The bigger problem was strategic: While Wall Street bankers liked Model 3, they wanted to see contracts. "I need the marketing guys to come in with some relationships with Web sites that I can wave around," he told frontier. In truth, though, he had nothing to show. "Lycos wants a demo in two weeks and we're not ready," he said. Finally, the unflappable Friend, exhausted from the fundraising, seemed truly agitated. The short-staffed engineering group was behind schedule on the ad servers for the Web site voice products--and in June, as several investors came by for a demonstration just before committing, the servers crashed. The engineers, unaware of the guests' appointment, were updating the system that day. "You can imagine my panic," Friend says. "In situations like that, you stay calm in front of the investor, then scream."

That, too, passed. Friend not only got offers to raise the money from Donaldson, Lufkin & Jenrette Inc. and BT Alex Brown Inc., he was able to turn them down. VCs--led by UBS Ventures--came through. On June 30, he gathered the staff, passed out paper cups of champagne, and announced--to the cheers of the now 80 employees--the completion of the $62 million financing.


One question remained: Just what were these backers backing? By the end of July, Bain had judged six applications most likely to succeed. Commercial teleconferencing now clearly had the most potential, followed by a new one--distance learning. Other products would include eYak live events (similar to talk radio); Buddy Yak instant messaging; live auctions; and Yak Club Network free teleconferencing with friends and family.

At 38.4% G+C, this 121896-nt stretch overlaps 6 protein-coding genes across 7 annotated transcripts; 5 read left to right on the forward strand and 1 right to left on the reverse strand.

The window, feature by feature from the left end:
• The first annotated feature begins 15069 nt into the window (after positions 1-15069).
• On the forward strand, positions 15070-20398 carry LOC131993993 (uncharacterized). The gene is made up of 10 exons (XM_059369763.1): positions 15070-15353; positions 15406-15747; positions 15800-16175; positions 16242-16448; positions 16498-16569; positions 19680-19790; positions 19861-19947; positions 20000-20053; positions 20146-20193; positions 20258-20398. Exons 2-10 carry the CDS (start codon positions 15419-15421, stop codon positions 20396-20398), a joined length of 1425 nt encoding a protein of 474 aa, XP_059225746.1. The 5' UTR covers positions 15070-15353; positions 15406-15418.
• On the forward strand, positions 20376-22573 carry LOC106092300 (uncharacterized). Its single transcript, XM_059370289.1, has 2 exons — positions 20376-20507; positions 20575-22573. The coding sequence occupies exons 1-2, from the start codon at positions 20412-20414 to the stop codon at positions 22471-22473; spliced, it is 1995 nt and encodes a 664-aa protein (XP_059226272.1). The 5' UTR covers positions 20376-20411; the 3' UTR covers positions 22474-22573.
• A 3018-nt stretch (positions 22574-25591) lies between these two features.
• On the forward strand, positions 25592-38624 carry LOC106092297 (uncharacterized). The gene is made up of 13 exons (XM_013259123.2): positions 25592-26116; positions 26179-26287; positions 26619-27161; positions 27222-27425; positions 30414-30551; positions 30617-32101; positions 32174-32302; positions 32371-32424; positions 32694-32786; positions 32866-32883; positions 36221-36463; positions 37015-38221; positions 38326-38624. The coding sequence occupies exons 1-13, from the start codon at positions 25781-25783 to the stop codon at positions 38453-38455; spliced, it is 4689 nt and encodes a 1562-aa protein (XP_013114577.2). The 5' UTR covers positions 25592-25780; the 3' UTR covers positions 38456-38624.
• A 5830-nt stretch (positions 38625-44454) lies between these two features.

But the question wouldn't die. Management wanted to pursue only conferencing and distance learning, because ad revenue and fees wouldn't cover costs on the others. Bain countered that they needed a mass-market Internet product to impress Wall Street for a future IPO. Friend chose instant messaging--hardly a unique product--as the simplest to execute.

In the buildup to the launch, which staff shortages had pushed back to November, another strategic shift took place. A number of foreign phone companies expressed interest in buying eYak's technology outright rather than its services. Some U.S. telcos had the same idea. Suddenly, it looked like Friend could make old-fashioned deals, complete with big, clearly defined payoffs. Plans are now afoot to build platforms in Europe and Asia next year.

Has Friend finally hit on the right strategy and product? He's still not sure. Getting to that point is always a nerve-racking process, he says, and the last nine months have been par for the course. "The first two or three years of a business, it's just so exciting," he says. "The next few, I fulfill my obligations to investors." And then he's gone. So if eYak ever does get on an even keel, you can be sure Friend won't be on board much longer.

Let David Friend answer your questions about starting a business. Send an e-mail to frontier@businessweek.com